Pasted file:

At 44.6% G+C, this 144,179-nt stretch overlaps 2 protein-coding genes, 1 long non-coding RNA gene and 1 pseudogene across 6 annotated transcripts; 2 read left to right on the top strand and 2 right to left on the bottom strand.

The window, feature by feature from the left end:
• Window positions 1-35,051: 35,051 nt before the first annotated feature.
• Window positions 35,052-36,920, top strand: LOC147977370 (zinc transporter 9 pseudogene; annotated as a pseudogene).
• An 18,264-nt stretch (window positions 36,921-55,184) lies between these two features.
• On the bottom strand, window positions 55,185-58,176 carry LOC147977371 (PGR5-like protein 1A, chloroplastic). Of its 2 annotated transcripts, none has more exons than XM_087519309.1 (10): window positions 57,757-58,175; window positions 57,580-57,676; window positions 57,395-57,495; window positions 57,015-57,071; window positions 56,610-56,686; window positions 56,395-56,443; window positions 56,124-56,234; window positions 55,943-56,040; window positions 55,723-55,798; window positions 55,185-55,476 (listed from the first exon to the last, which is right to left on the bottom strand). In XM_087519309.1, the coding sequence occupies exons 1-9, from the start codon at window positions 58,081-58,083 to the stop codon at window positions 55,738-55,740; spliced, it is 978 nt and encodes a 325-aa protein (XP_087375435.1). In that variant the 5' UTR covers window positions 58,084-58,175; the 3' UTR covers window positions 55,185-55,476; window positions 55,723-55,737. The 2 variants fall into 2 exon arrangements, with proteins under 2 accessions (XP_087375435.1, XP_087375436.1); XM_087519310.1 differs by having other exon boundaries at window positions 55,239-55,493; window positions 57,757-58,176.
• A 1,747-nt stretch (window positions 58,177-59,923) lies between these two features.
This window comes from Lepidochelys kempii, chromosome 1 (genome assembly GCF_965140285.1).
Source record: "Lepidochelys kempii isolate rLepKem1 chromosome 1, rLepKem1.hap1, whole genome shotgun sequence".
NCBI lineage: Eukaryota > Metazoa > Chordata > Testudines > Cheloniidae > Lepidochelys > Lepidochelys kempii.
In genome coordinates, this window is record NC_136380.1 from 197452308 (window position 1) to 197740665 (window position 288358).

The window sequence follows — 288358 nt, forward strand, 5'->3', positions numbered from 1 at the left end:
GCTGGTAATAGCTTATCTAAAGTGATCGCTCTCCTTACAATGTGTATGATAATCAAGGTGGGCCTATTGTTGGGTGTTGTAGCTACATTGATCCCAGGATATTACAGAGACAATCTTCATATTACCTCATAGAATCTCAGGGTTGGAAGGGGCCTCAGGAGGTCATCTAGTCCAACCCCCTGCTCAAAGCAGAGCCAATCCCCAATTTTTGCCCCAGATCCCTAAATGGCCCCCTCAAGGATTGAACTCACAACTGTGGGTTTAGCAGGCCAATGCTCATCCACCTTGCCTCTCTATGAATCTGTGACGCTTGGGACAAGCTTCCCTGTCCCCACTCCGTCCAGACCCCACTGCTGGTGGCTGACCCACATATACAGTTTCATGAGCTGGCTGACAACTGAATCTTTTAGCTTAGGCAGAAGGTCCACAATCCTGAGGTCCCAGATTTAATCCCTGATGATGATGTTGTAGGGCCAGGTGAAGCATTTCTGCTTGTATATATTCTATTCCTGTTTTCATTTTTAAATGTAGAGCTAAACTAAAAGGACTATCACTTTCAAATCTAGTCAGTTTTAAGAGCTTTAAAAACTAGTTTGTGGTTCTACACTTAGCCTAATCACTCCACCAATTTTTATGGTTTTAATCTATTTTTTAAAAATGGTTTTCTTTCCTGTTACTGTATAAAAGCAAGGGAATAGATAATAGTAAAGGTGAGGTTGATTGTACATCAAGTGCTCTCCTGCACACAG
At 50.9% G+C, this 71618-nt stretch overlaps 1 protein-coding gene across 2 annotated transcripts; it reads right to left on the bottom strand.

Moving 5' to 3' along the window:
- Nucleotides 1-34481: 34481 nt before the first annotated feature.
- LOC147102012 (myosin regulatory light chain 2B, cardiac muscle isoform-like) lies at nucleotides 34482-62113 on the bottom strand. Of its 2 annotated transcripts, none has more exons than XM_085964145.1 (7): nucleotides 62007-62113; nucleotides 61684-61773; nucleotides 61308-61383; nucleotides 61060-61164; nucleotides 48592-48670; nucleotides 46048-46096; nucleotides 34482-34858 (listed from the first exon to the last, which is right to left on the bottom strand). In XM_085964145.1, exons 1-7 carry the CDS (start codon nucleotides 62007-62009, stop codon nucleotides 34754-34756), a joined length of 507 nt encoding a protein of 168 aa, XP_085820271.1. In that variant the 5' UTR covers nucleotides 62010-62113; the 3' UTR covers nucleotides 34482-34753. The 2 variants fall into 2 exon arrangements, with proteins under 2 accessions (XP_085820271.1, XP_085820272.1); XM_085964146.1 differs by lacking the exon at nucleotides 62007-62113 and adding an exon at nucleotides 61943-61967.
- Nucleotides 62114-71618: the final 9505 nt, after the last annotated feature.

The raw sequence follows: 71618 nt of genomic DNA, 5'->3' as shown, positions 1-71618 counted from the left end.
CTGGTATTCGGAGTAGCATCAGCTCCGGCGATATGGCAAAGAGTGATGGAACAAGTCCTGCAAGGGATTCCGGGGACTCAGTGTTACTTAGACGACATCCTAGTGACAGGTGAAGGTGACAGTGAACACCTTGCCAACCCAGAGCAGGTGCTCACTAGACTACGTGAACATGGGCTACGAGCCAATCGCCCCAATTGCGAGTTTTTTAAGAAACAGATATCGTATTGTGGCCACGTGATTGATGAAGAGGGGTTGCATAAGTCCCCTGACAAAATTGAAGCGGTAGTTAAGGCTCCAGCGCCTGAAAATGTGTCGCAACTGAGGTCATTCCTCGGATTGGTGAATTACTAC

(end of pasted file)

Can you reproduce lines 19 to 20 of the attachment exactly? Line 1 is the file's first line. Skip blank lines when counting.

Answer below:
The raw sequence follows: 71618 nt of genomic DNA, 5'->3' as shown, positions 1-71618 counted from the left end.
CTGGTATTCGGAGTAGCATCAGCTCCGGCGATATGGCAAAGAGTGATGGAACAAGTCCTGCAAGGGATTCCGGGGACTCAGTGTTACTTAGACGACATCCTAGTGACAGGTGAAGGTGACAGTGAACACCTTGCCAACCCAGAGCAGGTGCTCACTAGACTACGTGAACATGGGCTACGAGCCAATCGCCCCAATTGCGAGTTTTTTAAGAAACAGATATCGTATTGTGGCCACGTGATTGATGAAGAGGGGTTGCATAAGTCCCCTGACAAAATTGAAGCGGTAGTTAAGGCTCCAGCGCCTGAAAATGTGTCGCAACTGAGGTCATTCCTCGGATTGGTGAATTACTAC